I remember one thing very clearly about the times I applied for an apartment with my friends, and eventually with my boyfriend—we always submitted our tax returns and bank statements individually to our broker to avoid addressing a sensitive issue: how much was in our bank accounts. Talking about how much savings one has is probably on par with comparing salaries in terms of social faux pas. That said, it might be motivating, if a bit embarrassing, when your peers have a bigger salary or savings account than you do.
But perhaps for Millennials, as compared to previous generations, this conversation is easy, because the common answer to that question is: zilch. Commiserating about how to work and live in an expensive city while traveling and trying to save money is practically a Millennial pastime.
Earlier this week, The Wall Street Journal reported that adults under 35 have a savings rate of -2 percent, according to Moody's Analytics. The report said that in 2009, the savings rate of those under 35 was 5.2 percent.
That Americans don't save enough is certainly true: the U.S. personal savings rate has been plummeting since the early 1980s. For Millennials, their debt makes it even harder to save. A Wells Fargo survey of Millennials reported that 47 percent spend at least half their paychecks relieving various kinds of debt (credit card, mortgage, student loan, etc.). With student loan debt in the U.S. hitting the $1 trillion mark, Pew reports that 37 percent of U.S. households have student debt, with the median debt standing at $13,000.
This is paired with the fact that Millennials are more skeptical than ever of banks—perhaps not surprising for a generation that came of age during the Great Recession and Occupy Wall Street. One study named the financial industry as one least liked by Millennials—with Bank of America and Citigroup being the most hated.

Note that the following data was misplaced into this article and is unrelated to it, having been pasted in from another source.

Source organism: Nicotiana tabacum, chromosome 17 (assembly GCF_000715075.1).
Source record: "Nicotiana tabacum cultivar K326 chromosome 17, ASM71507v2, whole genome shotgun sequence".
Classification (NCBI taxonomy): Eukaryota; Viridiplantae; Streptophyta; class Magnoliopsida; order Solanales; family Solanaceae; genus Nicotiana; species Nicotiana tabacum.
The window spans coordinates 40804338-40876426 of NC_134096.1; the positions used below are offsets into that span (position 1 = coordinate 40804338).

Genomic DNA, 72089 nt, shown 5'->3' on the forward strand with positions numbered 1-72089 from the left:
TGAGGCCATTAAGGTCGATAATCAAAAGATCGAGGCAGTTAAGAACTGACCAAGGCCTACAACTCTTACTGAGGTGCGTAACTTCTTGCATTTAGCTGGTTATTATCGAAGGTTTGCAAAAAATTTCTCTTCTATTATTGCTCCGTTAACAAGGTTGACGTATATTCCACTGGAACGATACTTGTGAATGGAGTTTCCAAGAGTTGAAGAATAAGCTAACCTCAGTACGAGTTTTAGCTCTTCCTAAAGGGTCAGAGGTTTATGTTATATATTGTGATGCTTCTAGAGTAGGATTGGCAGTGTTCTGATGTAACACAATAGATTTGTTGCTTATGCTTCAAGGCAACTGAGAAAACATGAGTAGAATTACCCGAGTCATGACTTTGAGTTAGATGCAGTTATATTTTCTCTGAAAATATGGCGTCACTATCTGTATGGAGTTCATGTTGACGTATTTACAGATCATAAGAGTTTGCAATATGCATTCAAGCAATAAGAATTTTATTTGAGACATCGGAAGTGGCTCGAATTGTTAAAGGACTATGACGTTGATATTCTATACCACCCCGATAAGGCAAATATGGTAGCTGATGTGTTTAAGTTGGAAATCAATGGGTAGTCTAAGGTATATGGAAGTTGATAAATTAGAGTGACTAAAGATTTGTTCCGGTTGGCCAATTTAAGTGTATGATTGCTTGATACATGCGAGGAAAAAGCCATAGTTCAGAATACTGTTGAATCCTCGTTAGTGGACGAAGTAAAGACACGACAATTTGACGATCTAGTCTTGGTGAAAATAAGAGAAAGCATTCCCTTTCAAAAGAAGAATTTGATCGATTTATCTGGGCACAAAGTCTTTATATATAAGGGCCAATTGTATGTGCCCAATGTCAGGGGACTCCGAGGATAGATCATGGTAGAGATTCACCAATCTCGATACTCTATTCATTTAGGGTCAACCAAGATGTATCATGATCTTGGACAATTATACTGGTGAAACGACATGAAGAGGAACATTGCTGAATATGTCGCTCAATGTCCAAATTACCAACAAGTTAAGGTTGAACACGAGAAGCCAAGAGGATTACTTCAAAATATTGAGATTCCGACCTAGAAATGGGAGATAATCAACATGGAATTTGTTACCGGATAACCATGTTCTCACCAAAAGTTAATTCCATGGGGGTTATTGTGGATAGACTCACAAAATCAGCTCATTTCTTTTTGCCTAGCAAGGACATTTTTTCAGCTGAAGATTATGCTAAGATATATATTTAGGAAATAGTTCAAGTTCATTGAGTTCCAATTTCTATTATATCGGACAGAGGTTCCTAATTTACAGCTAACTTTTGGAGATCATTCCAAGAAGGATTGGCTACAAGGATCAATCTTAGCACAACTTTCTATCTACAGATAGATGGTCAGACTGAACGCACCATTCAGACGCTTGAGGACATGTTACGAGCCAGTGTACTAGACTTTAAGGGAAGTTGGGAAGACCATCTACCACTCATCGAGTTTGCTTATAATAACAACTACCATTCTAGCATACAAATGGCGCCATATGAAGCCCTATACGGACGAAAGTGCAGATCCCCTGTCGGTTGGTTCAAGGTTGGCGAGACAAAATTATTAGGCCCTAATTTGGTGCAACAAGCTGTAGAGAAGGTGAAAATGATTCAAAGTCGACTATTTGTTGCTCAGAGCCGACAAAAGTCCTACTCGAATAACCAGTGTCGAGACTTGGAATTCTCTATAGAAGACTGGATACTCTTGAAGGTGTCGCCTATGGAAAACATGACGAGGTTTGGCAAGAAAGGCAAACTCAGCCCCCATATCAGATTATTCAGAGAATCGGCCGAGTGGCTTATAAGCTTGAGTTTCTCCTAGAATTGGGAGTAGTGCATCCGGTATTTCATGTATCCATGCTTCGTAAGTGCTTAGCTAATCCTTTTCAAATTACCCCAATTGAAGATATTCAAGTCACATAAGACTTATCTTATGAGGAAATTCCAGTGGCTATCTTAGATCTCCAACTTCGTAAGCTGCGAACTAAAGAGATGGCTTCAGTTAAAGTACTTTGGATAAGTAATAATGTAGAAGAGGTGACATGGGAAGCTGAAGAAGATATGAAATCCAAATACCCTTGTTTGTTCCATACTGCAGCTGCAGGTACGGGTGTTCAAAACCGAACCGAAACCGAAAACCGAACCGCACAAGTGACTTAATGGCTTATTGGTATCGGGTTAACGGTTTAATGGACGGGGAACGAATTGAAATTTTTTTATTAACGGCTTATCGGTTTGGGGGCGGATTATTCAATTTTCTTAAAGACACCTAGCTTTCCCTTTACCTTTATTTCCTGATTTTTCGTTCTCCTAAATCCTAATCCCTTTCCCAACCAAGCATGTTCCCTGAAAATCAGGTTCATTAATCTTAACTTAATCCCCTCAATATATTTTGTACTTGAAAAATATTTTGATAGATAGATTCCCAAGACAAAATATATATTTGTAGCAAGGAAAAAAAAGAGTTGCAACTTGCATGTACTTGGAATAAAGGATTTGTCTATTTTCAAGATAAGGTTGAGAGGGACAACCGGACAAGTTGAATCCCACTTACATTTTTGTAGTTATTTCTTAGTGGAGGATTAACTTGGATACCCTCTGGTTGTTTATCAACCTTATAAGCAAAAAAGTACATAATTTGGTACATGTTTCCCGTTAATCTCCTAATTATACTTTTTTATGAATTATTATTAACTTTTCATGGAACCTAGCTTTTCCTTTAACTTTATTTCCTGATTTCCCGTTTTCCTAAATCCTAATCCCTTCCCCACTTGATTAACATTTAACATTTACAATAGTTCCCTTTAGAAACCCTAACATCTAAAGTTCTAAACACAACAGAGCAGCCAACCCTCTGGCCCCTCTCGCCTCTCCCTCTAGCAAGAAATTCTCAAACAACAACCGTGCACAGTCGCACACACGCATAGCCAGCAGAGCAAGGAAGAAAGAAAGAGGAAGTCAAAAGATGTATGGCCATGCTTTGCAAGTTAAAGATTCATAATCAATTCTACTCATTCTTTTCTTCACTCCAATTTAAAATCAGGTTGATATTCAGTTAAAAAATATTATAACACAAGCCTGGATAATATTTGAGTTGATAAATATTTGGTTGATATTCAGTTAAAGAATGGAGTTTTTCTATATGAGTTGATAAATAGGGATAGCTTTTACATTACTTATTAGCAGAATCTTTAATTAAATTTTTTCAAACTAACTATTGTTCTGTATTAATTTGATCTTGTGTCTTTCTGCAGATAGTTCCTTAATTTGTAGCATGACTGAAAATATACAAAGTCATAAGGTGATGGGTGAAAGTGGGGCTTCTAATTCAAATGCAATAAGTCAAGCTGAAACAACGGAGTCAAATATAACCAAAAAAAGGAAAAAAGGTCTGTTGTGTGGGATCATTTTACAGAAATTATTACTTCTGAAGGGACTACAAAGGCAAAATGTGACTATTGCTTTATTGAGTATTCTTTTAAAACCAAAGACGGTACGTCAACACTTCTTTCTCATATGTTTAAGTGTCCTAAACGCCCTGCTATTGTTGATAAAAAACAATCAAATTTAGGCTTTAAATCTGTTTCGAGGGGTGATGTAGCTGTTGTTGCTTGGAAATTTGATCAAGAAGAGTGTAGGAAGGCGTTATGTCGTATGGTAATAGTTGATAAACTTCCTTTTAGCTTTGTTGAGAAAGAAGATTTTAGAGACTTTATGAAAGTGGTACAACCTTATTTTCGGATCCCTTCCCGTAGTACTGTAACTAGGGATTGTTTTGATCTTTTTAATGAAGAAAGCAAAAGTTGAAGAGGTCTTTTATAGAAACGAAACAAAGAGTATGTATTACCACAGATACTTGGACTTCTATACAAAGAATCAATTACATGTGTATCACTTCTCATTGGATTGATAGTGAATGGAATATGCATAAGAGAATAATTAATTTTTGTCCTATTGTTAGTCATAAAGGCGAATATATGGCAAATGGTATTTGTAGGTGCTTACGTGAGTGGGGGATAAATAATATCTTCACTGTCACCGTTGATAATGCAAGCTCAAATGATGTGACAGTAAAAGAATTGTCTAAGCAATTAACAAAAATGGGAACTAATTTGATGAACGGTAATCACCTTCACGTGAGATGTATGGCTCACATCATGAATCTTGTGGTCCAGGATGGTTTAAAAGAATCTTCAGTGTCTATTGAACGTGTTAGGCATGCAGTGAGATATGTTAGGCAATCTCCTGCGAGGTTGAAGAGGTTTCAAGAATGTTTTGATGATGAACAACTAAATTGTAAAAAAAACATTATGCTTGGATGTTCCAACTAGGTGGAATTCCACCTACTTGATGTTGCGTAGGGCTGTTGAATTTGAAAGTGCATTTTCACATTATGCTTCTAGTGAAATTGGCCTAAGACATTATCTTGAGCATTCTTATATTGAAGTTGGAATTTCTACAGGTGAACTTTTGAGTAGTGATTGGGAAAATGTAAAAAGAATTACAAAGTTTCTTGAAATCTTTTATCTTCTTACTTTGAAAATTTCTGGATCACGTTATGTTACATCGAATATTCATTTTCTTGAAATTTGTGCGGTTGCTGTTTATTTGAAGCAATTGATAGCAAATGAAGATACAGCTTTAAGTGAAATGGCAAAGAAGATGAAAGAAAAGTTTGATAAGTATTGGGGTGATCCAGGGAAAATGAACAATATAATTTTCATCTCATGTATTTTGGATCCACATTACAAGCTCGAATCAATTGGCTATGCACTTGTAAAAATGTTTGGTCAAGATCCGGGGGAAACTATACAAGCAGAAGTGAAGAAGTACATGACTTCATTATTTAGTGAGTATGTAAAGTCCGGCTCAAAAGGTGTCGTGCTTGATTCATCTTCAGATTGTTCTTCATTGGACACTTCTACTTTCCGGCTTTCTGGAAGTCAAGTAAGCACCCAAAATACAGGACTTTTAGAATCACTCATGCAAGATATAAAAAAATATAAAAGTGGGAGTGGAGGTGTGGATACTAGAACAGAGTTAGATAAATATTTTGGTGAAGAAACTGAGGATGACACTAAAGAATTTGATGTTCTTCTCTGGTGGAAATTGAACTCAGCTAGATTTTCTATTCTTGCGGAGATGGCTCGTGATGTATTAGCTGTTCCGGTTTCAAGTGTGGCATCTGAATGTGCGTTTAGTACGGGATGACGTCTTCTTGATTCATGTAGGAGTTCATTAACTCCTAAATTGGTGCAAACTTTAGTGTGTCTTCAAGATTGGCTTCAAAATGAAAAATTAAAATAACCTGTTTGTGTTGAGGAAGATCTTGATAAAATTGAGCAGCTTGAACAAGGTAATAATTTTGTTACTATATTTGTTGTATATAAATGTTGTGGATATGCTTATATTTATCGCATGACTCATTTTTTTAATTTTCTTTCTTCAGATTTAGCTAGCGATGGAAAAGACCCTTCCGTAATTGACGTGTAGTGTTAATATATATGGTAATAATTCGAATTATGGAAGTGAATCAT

Another study by BNY Mellon and University of Oxford looked at Millennials in 7 countries, and found that their financial literacy is also pretty dismal: Nearly half did not know how pensions worked, and Millennials are twice as likely to turn to their parents for financial advice rather than a bank. Additionally, 59 percent said they have not seen financial products geared towards them.
This mistrust of banks, along with historically low income and investment, is added to the fact that saving money is just really hard—for everyone. It may be that we need to trick ourselves to do it: Harvard economist David Laibson has some suggestions on how to raise the savings rate for those with jobs, namely an opt-out (rather than an opt-in) system that would make it easier for Americans to save. New companies like LearnVest offer financial planning for young professionals. While there's still some debate amongst economists about whether a high savings rate is good for the economy, making saving easier is definitely a step in the right direction for Millennials to become more financially stable and a less cheap generation.
We want to hear what you think about this article. Submit a letter to the editor or write to firstname.lastname@example.org.